Monday, July 26, 2010

Modest Proposal Monday - Taxes

I do not pretend to be the Jonathan Swift of the 21st Century. All I'm trying to be is the me of the 21st Century. That having been said, I love Swift's Modest Proposal and believe it to be one of the best pieces of pure snark of all time. Of all time.

So, with that in mind, a new feature that will crop up every once in a great while; Modest Proposal Mondays.


There has been a lot of discussion-political discussion-lately about the merits of our tax-based social systems. There are those on the left who believe the social services should be expanded, and paid for by those who have more than enough money to get by. You know, help your fellow man, all that good stuff that you find in that one book, I can't remember what it's called right now...oh, right, The Bible. On the right, you've got the people who think it's just a social safety net, and that it should be removed outright, that taxes should be lowered or eliminated. Then, there are those in the middle, who believe a moderate system of social security and government sponsored supports for those without means can take advantage of when needed. But certainly the most vocal support is coming from the right, and I've heard quite a lot of it.

And, strange enough, I'm starting to come around to their way of thinking.

So, today, I modestly propose that we give in to the ideology of the Tea Party movement, and completely abolish taxes and any services they may pay for.

I can already hear some of you complaining, but let's look at two services that are going to be cut that will actually be beneficial to everyone; road maintenance and education.

The way road maintenance is paid for now is through a national gasoline tax. States and local municipalities also use extra tax for this purpose. What that means is that federal highways are paid for by the national gas tax, state roads by the state tax, etc. This means that, depending on your state, county and city, you could be paying taxes four times on every gallon of gas you buy. What the crap? And how do you know that the money is being wisely spent? What about that tiny pothole in front of your house? Does that every get any federal, state, or local attention? Probably not! No, they're busy taking your money and rebuilding bridges you never use, paving roads you don't live near and making it easier for people you've never met to get to their jobs at companies you never do business with. Many of these people use these roads to go to their local unemployment offices to get more of your money just for sitting on their lazy asses, or they go to free, tax-payer financed clinics for medical care (something you pay for through your private health insurance), or they go to other Socialist meetings like poetry readings or, shock of shocks, the symphony (which, by the way, might also be partially financed through your municipal taxes).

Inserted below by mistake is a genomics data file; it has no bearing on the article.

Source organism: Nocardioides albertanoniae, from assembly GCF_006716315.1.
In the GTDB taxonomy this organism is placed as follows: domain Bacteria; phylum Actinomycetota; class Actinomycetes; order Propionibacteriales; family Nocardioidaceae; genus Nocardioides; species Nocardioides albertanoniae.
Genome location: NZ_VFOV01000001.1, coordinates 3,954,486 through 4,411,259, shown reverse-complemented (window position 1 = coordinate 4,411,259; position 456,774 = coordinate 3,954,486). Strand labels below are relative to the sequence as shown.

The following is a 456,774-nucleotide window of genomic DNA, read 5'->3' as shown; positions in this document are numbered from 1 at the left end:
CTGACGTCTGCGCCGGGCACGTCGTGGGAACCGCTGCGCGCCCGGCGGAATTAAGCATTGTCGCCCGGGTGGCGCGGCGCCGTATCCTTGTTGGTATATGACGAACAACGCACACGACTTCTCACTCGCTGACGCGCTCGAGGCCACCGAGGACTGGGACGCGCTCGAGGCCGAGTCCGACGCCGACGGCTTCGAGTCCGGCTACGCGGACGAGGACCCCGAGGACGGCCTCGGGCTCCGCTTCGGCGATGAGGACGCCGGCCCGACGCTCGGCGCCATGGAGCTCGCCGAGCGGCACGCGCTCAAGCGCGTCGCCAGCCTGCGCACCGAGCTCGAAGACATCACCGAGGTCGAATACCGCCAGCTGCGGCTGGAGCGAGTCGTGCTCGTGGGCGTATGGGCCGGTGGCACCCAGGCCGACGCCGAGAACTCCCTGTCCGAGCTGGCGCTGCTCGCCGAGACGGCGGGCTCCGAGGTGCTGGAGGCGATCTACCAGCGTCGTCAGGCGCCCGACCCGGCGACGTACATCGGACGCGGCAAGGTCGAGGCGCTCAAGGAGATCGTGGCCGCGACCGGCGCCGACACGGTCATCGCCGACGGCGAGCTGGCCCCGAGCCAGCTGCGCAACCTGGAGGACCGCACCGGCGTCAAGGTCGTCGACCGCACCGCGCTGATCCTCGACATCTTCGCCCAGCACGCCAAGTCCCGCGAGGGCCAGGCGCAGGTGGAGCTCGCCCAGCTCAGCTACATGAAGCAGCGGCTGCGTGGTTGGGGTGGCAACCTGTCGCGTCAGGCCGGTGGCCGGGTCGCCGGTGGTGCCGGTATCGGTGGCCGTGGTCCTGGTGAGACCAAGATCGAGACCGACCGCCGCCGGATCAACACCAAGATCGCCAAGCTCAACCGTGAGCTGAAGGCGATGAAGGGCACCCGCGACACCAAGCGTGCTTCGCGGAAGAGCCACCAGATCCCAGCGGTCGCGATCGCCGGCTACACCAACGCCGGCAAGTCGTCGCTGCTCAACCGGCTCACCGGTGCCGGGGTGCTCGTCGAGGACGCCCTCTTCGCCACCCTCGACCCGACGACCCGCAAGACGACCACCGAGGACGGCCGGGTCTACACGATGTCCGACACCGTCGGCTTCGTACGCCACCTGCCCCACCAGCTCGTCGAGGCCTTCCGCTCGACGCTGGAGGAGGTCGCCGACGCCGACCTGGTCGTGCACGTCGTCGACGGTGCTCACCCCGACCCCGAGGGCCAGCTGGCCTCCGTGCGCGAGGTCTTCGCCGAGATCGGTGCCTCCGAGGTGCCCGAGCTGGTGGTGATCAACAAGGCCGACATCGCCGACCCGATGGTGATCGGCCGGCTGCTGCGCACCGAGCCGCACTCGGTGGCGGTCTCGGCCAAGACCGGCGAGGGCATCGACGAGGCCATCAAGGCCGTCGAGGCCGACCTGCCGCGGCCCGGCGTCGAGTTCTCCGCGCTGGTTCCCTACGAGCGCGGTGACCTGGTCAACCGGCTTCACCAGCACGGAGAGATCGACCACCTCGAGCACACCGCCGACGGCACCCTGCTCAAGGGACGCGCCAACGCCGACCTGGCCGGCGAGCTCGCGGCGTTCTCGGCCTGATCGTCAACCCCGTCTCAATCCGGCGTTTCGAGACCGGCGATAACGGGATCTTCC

So what I modestly propose is that we place a permanent moratorium on the gasoline taxes, and instead use the money we save on gasoline to pay a private company or individual to fix the roads we use every day. That way, you can find somebody who will make sure that your route to and from work is always smooth sailing, and you won't have to pay for construction on a highway you've never even heard of before.

Of course, many might suggest that people of lower incomes may not be able to afford to hire anybody to fix their roads. Well, their loss, right? They are saving just as much per gallon of gas as you are, there is no reason they shouldn't put that money towards road repair. If their jobs don't pay them enough, they should find new jobs that do! In fact, they could learn how to repair roads, which would solve a lot of problems! You could hire them to repair your road, which they will do while you are at work. When their work day is done, they already have the skills to go home and fix their own roads. And most employers offer discounts to their employees, so they will be getting a better rate than you will! It works out for everyone, see? Plus, with all the new companies springing up to fix roads, you'll be able to shop around and get the best price, rather than relying on the government's one price monopoly.

Now when it comes to education, I hear you whining, what are people who can't afford to send their children to private schools going to do when the liberal public schools close? Well, the children can always apply for scholarships if they're smart. And if they're not, the parents shouldn't have too much trouble paying for school once they start earning more money building roads that go from the teachers' houses to the school, right? It'll be fantastic for everyone! As far as higher education goes, many lower income students may not be able to attend college simply due to lack of funds. If they can't get a scholarship, they can apply for loans from a bank, which will be better than loans from the government because, again, you'll have many more options from which to choose! And if they still can't get into college, you don't need a bachelor's degree to fix roads, do you?